Feb 12, 2018

Amazon Go Test Store Launches – What Does It Mean for Retail?

Amazon Go has finally opened its automated shopping store to the general public after a year of delays. The store promises “no lines, no checkouts, no registers” — and it could be a turning point for the grocery and retail industry.

Reports that the automated check-out technology wasn’t working as planned started popping up in early 2017. Amazon Go executives, however, suggest otherwise. “We’ve been operational from day one, and (the technology) has performed flawlessly,” said Dilip Kumar, Amazon Go Vice President of Technology, in a recent interview.

“When we first opened (to employees), we knew that we needed a lot of traffic in order to be able to train the algorithms, to be able to learn from customer feedback, from customer behavior.” Kumar insists the year of delays was a necessary part of the machine-learning process used to streamline the customer experience.

When a customer walks into an Amazon Go store, he or she must scan a unique QR code given via the Amazon Go app. Without the app, there’s no getting through the subway-like gates. Then, cameras track shopping habits, identifying when items have been picked up or replaced. Kept items are added to a digital shopping cart. When the customer leaves the store with items in hand, the cart is charged and a digital receipt sent.

The cameras tracking the customers have to be able to follow the movements of large groups of people at the same time. Naturally, it took the cameras a little time to adapt to consumer behaviors. Now that the cameras are working, retailers have been left to wonder at the endless possibilities adaptive cameras present.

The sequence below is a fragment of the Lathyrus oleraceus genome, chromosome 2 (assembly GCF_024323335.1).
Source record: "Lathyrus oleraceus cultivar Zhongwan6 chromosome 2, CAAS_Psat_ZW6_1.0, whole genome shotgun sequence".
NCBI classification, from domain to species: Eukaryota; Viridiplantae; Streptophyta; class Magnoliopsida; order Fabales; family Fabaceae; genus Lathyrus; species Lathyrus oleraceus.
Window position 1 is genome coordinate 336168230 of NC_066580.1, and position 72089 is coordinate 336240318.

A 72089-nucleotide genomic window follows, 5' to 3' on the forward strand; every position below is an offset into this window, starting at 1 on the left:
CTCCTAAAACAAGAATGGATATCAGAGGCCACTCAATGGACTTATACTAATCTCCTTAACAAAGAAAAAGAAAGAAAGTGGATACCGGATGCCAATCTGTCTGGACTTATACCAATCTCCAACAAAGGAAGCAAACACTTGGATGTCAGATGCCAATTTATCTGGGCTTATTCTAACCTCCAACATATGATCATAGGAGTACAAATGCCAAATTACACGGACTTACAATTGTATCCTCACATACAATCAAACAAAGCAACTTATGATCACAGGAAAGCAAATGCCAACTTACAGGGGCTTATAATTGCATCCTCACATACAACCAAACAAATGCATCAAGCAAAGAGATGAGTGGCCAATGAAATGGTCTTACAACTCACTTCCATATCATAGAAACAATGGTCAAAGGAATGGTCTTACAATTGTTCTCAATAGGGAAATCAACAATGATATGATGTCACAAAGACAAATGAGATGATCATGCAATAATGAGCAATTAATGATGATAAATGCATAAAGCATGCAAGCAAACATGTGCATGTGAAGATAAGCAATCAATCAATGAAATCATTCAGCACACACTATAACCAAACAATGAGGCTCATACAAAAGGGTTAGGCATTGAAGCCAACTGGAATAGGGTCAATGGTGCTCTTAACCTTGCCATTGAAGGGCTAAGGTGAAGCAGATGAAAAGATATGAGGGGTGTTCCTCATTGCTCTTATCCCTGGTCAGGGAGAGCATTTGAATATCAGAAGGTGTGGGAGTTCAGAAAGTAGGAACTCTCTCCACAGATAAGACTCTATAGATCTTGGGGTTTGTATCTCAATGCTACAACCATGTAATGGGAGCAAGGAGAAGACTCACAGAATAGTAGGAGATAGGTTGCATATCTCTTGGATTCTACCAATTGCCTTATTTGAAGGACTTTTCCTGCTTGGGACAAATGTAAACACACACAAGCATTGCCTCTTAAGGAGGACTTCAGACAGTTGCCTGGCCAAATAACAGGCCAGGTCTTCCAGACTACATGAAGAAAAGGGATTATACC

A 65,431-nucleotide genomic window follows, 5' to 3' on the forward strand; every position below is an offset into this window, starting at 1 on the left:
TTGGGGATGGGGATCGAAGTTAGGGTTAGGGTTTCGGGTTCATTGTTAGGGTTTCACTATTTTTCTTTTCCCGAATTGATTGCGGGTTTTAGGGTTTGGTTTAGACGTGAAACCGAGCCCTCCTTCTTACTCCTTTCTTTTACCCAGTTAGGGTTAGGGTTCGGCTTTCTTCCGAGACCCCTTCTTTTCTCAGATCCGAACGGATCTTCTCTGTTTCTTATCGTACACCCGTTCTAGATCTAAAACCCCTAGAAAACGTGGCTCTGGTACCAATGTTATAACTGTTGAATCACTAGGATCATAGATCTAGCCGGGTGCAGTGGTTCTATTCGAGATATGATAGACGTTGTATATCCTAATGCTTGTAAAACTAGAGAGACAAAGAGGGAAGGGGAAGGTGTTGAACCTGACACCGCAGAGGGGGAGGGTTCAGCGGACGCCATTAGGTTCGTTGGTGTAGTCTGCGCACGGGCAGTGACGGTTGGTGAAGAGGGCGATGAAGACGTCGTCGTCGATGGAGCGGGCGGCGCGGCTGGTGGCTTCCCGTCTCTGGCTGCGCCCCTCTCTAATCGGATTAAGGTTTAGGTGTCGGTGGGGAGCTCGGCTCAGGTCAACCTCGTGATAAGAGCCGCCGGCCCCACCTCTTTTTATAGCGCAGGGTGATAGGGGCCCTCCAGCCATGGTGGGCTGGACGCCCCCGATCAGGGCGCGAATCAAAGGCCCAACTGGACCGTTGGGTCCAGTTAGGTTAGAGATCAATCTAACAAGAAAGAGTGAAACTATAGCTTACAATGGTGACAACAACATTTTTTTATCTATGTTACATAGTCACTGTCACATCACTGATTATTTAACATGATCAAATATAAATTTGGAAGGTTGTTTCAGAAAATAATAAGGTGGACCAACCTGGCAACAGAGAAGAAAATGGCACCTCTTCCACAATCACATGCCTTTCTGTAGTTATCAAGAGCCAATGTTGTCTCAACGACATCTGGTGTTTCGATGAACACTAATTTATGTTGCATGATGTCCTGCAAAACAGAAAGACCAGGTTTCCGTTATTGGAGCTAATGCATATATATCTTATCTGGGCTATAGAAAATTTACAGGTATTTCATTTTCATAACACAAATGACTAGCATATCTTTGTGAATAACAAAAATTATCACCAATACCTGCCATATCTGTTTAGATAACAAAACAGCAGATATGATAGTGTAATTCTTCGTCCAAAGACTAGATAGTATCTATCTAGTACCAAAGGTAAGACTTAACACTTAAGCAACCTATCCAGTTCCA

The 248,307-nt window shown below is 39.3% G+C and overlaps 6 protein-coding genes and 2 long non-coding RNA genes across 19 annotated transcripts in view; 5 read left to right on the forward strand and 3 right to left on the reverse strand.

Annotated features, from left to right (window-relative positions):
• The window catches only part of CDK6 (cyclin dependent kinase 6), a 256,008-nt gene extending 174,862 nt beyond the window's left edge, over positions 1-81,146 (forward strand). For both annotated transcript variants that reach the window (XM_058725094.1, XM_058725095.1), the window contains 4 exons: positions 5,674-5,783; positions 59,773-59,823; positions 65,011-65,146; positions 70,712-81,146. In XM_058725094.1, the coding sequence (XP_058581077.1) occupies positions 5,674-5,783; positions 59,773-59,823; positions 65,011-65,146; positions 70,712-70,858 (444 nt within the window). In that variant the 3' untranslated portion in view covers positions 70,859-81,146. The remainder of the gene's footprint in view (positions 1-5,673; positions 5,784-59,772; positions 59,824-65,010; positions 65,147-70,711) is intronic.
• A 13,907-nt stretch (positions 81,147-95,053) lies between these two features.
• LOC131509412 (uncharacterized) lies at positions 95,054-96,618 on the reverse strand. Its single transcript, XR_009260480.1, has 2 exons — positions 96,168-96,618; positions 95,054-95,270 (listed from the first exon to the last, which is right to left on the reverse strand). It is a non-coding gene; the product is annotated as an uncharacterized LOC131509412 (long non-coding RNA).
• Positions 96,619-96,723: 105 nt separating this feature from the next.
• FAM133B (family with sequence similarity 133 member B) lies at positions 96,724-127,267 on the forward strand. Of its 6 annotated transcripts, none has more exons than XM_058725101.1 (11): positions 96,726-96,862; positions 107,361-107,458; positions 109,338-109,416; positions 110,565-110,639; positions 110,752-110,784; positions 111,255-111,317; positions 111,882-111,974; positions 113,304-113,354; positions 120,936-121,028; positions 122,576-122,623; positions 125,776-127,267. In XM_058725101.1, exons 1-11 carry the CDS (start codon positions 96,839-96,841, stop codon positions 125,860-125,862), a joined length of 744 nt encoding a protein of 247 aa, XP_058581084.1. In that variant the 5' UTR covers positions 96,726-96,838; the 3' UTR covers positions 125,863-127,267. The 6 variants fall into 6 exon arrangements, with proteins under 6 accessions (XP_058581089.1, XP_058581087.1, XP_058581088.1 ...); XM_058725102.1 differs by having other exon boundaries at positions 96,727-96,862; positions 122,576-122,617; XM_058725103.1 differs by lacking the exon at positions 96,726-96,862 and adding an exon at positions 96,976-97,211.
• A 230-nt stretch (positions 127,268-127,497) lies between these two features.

For starters, if the Amazon Go model sees widespread adoption, more than 3.5 million American cashiers could be out of a job. The automated stores only really need a greeter, a few helpers, restockers, and chefs to prepare fresh food items.

On top of that, the possibilities for customer purchase tracking and item viewing are endless. Stores will have more detailed in-store data on their customers, which could lead to retailers adopting online purchase suggestions to reflect in-store activities.

Amazon hasn’t commented on whether this technology will be rolled out in their recently acquired Whole Foods stores or if they plan to sell it as a service to retailers. Whatever the future holds, it appears automated shopping is working and here to stay.

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About the author

Andrew Mosteller
Andrew Mosteller is a freelance writer and regular contributor to Lendio News. His upbringing in an entrepreneurial family nurtured a passion for small business at a young age. Andrew's father, an equity fund manager, taught him the ins and outs of investment financing. Now, Andrew spends his time writing copy for business owners, helping them expand and advertise their unique brands. He's also studying Strategic Communications at the University of Utah. When Andrew's fingers aren't glued to the keyboard, he spends his time reading, podcasting, composing music, and bombing down the ski slopes.

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